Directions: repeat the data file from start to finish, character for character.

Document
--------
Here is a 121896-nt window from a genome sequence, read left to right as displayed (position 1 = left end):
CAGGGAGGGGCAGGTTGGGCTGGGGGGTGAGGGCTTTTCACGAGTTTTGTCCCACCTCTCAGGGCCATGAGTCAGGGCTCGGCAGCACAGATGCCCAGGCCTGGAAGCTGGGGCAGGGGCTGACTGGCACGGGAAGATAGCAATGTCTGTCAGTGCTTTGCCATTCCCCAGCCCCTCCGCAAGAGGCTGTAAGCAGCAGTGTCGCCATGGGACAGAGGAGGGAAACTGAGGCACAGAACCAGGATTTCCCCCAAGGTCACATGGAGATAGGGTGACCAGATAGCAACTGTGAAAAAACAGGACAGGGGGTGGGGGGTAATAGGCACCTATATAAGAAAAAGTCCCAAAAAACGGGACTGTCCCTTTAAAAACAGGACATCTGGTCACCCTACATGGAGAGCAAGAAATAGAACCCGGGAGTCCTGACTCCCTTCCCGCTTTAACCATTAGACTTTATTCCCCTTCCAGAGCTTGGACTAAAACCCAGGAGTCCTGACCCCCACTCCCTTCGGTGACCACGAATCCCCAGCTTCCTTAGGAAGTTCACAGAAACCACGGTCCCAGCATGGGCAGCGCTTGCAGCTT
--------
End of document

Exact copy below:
Here is a 121896-nt window from a genome sequence, read left to right as displayed (position 1 = left end):
CAGGGAGGGGCAGGTTGGGCTGGGGGGTGAGGGCTTTTCACGAGTTTTGTCCCACCTCTCAGGGCCATGAGTCAGGGCTCGGCAGCACAGATGCCCAGGCCTGGAAGCTGGGGCAGGGGCTGACTGGCACGGGAAGATAGCAATGTCTGTCAGTGCTTTGCCATTCCCCAGCCCCTCCGCAAGAGGCTGTAAGCAGCAGTGTCGCCATGGGACAGAGGAGGGAAACTGAGGCACAGAACCAGGATTTCCCCCAAGGTCACATGGAGATAGGGTGACCAGATAGCAACTGTGAAAAAACAGGACAGGGGGTGGGGGGTAATAGGCACCTATATAAGAAAAAGTCCCAAAAAACGGGACTGTCCCTTTAAAAACAGGACATCTGGTCACCCTACATGGAGAGCAAGAAATAGAACCCGGGAGTCCTGACTCCCTTCCCGCTTTAACCATTAGACTTTATTCCCCTTCCAGAGCTTGGACTAAAACCCAGGAGTCCTGACCCCCACTCCCTTCGGTGACCACGAATCCCCAGCTTCCTTAGGAAGTTCACAGAAACCACGGTCCCAGCATGGGCAGCGCTTGCAGCTT